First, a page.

By Barry Willis
Received wisdom has it that successful writers are gifted geniuses, rare specimens endowed with rare talents.
An hour spent in any library or bookstore will prove how wrong this is. You don’t have to be a virtuoso to enjoy a rewarding career as a writer. You don’t even have to be a very good writer to succeed. You simply have to be competent and consistent.
Virtuosity, in fact, may limit your appeal, especially among an American readership steeped in simple narrative-and-dialog style. True literary geniuses such as Gabriel Garcia Marquez (One Hundred Years of Solitude, Love in the Time of Cholera) and Cormac McCarthy (Child of God, The Orchard Keeper, All the Pretty Horses) have legions of loyal fans, aesthetes who love their tumbling play of images and their arresting, unexpected descriptions and associations, but their astounding literary abilities present difficulties for ordinary readers.
Their books will always have an eager audience, but in sales numbers they can’t compare to the works of pop writers such as Sidney Sheldon, author of more than a dozen novels. Here’s a sample plucked more-or-less at random from the middle of his The Best Laid Plans, published in 1997:
“Friday night, Dana was seated next to Jeff Connors in the press box at Camden Yards, watching the baseball game. And for the first time since she had returned, she was able to think about something other than the war. As Dana watched the players on the field, she listened to the announcer reporting the game . . .”
Simple style, simple vocabulary. Nothing elaborate that might force readers to go to the dictionary. Sheldon would never use “avaricious” instead of “greedy,” nor “quotidian” instead of “daily.” His purpose is to present a tale about ordinary people in a way that won’t force an audience of normal intelligence to work very hard. His tone is comfortably conversational.
Most best-selling novels and almost all general-interest non-fiction works are presented in a conversational tone: blockbuster best-sellers such as Erich Segal’s Love Story or Robert James Waller’s The Bridges of Madison County are written in this tone—storyline and character development deemed sufficient to sustain readers’ interest. Conversational tone also sustains What Doesn’t Kill You, a novel about a forty-something single mom reinventing herself in the business world, jointly authored by Virginia DeBerry and Donna Grant: “So I threw myself into mounting my career campaign—sounded a lot like war. I realized later it was. I worked to assess my on-the-job strengths, analyze my skills, define my objectives—it felt a lot like I was back in the guidance counselor’s office, and I wasn’t sure I had any more idea what I wanted to be when I grew up than I did then.” The book adheres to this style throughout its nearly 300 pages.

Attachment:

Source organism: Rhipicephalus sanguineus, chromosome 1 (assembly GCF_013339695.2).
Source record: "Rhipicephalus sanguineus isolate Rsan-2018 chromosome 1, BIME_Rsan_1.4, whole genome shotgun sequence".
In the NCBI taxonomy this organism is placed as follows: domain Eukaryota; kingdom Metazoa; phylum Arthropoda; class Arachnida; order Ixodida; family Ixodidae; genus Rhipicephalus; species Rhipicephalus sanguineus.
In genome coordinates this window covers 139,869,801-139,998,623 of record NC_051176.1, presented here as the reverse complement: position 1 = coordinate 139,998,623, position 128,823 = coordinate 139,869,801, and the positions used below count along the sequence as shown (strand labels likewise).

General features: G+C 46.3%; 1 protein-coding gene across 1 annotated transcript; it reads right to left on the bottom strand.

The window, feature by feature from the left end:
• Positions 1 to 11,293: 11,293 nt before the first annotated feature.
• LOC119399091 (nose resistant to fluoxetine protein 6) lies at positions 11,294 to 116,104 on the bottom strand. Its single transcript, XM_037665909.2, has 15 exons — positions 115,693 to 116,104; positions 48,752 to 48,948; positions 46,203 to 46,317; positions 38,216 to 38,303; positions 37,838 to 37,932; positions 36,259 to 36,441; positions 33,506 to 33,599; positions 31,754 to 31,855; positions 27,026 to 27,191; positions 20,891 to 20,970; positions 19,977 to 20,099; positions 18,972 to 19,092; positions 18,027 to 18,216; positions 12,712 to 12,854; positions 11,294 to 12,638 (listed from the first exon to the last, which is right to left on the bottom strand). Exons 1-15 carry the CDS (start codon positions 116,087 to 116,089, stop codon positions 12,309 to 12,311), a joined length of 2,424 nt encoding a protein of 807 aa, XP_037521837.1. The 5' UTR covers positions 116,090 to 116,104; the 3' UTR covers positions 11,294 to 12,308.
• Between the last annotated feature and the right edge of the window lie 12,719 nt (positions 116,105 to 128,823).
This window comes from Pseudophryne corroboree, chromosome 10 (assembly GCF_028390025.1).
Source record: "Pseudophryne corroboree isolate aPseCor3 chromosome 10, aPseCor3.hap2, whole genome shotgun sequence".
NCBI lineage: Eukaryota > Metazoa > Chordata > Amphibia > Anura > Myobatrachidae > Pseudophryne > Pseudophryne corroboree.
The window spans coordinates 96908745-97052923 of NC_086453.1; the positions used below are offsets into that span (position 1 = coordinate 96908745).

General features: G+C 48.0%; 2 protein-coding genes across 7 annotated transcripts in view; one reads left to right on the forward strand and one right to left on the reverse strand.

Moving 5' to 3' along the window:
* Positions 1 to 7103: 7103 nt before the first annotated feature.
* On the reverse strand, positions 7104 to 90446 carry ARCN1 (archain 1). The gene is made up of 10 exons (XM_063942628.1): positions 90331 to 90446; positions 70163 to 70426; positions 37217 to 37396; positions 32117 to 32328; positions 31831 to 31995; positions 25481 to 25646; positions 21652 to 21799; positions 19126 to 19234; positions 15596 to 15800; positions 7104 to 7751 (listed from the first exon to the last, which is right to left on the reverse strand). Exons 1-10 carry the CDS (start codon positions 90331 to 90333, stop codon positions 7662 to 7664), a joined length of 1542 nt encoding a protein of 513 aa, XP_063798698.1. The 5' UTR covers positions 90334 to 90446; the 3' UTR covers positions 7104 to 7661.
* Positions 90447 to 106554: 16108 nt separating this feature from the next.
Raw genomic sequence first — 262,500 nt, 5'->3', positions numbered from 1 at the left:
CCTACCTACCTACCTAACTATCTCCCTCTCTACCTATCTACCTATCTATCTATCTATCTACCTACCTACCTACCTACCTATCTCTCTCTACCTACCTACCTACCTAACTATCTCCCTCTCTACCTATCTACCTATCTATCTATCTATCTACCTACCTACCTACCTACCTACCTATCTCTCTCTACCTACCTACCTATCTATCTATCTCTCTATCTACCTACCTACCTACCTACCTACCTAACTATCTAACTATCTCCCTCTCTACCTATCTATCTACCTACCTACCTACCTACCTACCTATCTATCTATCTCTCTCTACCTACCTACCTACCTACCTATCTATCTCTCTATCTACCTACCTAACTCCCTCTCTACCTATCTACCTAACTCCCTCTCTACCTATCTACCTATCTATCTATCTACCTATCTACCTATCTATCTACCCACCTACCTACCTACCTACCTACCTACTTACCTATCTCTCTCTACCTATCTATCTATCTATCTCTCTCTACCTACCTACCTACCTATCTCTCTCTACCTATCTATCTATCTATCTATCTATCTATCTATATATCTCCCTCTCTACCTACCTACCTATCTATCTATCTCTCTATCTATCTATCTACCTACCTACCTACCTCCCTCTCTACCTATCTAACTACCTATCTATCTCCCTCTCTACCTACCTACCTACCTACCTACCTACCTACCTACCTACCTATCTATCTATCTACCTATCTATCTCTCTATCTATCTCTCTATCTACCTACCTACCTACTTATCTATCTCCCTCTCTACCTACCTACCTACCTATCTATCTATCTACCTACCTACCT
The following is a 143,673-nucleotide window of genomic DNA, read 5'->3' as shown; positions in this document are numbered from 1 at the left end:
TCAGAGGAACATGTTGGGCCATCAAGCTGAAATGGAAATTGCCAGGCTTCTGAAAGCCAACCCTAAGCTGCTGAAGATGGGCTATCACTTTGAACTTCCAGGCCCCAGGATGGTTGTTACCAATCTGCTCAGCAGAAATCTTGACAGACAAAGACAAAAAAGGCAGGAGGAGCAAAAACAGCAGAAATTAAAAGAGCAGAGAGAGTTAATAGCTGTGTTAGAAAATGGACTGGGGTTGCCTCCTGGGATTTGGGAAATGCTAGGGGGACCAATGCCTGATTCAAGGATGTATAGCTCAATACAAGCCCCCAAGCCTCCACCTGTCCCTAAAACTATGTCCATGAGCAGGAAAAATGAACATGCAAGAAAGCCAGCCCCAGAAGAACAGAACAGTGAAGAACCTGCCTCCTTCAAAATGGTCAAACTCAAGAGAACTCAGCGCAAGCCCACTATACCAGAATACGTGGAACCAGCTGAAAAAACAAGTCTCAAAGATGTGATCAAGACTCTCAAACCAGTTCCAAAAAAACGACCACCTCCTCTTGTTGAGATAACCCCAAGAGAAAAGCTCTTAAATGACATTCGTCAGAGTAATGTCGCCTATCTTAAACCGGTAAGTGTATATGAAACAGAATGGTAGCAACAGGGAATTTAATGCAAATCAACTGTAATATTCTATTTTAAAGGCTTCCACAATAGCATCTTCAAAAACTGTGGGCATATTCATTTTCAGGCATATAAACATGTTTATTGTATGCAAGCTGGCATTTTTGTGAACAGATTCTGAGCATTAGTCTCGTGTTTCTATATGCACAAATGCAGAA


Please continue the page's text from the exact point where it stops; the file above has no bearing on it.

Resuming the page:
Some very successful writers simplify almost to the point of absurdity. James Ellroy is a master of the staccato tough-guy voice of mid-century crime fiction. A tidbit from his enduringly popular American Tabloid: “The hut was matchbook-size. He had to cram the table and two chairs in . . . Kemper handled Gordean with kid gloves. The interrogation dragged—his subject had the DTs.”
Compare this to the sometimes lyrical style of Michael Ondaatje’s The English Patient: “He walks with her through the indigo markets that lie between South Cairo and her home. The beautiful songs of faith enter the air like arrows, one minaret answering another, as if passing on a rumor of the two of them as they walk through the cold morning air, the smell of charcoal and hemp already making the air profound. Sinners in a holy city.”
This is no simple sketch of two people walking along. In this elegant passage, Ondaatje evokes sight, sound, scent, ambiguity, and potentiality with exquisite skill: indigo markets, songs like arrows, profound air—allusions that work beautifully for readers attuned to nuance.
New York Times art critic Michael Kimmelman strikes a lovely balance between lyricism and straightforward journalism in his book The Accidental Masterpiece: On the Art of Life and Vice Versa. Here he is discussing the background of the contentious fate of Philadelphia’s Barnes Collection, established by eccentric doctor Albert C. Barnes and bequeathed to a school in Chester County, Pennsylvania: “ . . . he amassed great Cézannes, Matisses, and African art, along with metal knickknacks and folk doodads like door locks and a tiny sculpture in the shape of a cricket. Famously, he displayed these all together in a mansion outside Philadelphia, in odd, mixed-up arrangements seemingly arbitrary to the uninitiated . . . Nobody looked at art the way Barnes did. Self-taught in this regard, from a working class background, having earned his way though medical school playing professional baseball, he developed an enormous chip on his shoulder toward what he considered the art establishment, and he feuded publicly with anyone he thought hoity-toity. “
That’s Kimmelman simply providing background, and it’s a delight to read. He might have dumbed it down for ordinary readers or gussied it up for art-world academics, but instead he took the middle path and crafted his work to reach the largest audience.